It’s still unclear if these autoantibodies are a result of having PD or help to cause of PD. Researchers have found that the levels of some types of autoantibodies in people with mild or moderate PD have been connected with disease activity in those people.

Unclear significance

It’s not understood if these changes in the immune system are a cause of PD or if they happen during or after these immune system cells are damaged.

This is an important distinction since autoimmune diseases are treated with medications that suppress the immune system, and there’s currently no evidence that these types of treatments would help people with PD.

Clinical trials investigating the effectiveness of immunosuppression as a treatment for Parkinson’s are currently underway.

PD is a neurogenerative disorder. Neurogenerative disorders happen as a result of gradual damage to the nervous system. These disorders affect functions such as movement, thinking, and behavior.

Examples of other neurodegenerative disorders include:

PD mainly affects movement, and the primary symptoms include:

PD can also lead to other symptoms, which may include, but aren’t limited to:

In PD, nerve cells in the brain become damaged and start to die off. Most PD symptoms happen due to nerve cell loss in an area called the substantia nigra.

The nerve cells in this area make dopamine, a chemical messenger that’s important for movement. When nerve cells in this area decrease, the levels of dopamine do as well. This leads to increasing problems with movement.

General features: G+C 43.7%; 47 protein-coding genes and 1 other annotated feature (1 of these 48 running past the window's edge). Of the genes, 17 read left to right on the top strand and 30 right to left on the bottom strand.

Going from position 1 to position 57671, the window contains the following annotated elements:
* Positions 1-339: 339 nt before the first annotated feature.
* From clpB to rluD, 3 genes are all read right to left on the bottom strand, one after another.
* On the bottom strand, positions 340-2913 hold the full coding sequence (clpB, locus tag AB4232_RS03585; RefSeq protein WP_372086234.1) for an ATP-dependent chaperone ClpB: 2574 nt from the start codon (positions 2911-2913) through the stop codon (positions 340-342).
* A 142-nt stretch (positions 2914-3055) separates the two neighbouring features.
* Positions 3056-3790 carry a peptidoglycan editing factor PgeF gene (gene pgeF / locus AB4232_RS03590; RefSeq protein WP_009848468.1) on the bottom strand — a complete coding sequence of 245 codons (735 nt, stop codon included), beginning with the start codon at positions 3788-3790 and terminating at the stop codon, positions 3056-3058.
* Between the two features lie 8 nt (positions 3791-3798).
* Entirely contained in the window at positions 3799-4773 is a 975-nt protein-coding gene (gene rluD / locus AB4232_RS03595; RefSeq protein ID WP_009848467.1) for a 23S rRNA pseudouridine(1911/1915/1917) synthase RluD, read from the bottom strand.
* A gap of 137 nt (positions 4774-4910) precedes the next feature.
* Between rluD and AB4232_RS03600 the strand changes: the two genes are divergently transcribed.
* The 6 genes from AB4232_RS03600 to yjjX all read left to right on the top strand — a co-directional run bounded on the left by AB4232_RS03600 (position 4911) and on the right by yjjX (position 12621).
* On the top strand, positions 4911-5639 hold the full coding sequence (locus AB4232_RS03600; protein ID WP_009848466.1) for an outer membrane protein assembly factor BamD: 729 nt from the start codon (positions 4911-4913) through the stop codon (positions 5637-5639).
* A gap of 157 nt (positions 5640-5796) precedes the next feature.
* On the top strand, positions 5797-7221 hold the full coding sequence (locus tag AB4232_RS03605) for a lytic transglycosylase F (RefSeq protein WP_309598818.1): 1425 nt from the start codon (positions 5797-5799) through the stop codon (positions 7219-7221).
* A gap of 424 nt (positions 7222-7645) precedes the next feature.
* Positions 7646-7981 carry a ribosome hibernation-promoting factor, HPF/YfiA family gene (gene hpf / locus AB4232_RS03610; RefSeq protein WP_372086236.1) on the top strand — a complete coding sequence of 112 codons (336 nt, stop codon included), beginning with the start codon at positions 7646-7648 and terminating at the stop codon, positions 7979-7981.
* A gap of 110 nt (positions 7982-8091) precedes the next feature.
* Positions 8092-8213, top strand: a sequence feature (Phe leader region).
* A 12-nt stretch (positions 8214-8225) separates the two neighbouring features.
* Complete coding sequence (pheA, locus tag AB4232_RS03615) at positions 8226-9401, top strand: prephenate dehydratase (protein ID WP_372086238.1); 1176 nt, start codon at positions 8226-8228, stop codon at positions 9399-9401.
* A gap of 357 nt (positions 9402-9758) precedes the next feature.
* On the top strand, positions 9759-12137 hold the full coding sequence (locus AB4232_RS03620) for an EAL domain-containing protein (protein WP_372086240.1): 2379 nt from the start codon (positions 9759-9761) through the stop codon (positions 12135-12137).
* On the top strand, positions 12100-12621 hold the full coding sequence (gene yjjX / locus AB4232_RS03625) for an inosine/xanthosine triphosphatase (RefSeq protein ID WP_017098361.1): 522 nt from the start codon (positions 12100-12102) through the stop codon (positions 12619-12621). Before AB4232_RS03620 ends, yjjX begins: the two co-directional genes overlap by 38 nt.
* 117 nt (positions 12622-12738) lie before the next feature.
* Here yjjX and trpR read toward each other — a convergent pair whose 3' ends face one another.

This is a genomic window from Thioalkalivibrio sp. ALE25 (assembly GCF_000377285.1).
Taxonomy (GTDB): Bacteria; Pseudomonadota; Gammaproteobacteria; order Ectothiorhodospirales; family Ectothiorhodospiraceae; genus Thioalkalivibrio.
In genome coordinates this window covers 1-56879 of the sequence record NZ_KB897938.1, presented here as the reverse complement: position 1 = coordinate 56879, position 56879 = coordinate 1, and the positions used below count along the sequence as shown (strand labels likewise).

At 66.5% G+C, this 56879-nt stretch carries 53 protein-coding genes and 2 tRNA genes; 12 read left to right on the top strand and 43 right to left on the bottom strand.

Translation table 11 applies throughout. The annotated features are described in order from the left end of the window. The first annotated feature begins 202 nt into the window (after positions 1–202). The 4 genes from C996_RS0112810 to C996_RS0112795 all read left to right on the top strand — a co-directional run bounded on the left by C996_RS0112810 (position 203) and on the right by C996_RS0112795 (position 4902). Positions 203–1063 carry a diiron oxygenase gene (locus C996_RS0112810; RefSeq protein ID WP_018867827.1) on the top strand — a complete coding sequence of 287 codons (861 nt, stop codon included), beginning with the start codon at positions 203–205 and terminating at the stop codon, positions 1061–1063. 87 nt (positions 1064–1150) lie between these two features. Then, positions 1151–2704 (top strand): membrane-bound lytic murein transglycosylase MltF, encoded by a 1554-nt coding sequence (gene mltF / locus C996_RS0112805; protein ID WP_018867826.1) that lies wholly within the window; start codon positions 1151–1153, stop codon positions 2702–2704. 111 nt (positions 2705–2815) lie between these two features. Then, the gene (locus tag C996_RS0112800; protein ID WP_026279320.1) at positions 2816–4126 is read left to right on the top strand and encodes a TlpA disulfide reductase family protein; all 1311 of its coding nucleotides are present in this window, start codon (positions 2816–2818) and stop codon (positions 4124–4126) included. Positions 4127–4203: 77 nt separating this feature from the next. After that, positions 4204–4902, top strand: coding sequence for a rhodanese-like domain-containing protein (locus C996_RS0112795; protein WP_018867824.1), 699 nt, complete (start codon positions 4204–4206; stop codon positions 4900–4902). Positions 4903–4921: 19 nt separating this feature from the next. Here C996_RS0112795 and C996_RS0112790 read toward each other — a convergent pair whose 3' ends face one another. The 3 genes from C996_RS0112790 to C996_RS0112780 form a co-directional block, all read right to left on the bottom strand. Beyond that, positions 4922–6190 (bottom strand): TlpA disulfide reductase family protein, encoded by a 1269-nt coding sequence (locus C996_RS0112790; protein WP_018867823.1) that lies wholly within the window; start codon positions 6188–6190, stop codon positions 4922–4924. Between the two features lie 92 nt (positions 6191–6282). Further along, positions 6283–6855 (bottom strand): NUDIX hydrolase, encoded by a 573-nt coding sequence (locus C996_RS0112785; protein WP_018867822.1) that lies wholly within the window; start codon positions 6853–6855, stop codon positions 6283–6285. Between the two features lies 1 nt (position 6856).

As we mentioned earlier, the exact cause of PD isn’t known, but it’s generally believed that a combination of genetic and environmental factors are involved. Some of the risk factors for PD include:

PD is mainly treated with a medication called carbidopa-levodopa, which helps to increase dopamine levels in your brain and reduce PD symptoms. It’s possible that other medications may be prescribed as well.

Along with medications, treatment for PD may also include things such as:

There’s no cure for PD. While treatment can help to manage symptoms, PD is progressive, meaning it gets worse with time.

Every person with PD is different. Because of this, there’s no way to predict how PD may progress on an individual level.

Can Parkinson’s disease be prevented?

No. Since it’s still unclear what causes PD, there’s currently no known way to prevent it. Some research suggests that engaging in exercise and eating a healthy diet may help to reduce PD risk.

How common is Parkinson’s disease?

According to the Parkinson’s Foundation, close to one million people in the United States are living with PD.

The exact cause of PD remains unknown. Research suggests that the immune system may be involved, but it’s not clear whether it’s part of the cause of PD or whether there could be an underlying autoimmune process.

Autoimmune activity can lead to increased inflammation in the brain. It’s likely that multiple parts of the immune system are involved.

So far, there’s no cure for PD. Treatment focuses on reducing symptoms and improving quality of life. As we gain a greater understanding of the causes of PD, including the immune system’s role, better ways to manage it can be developed.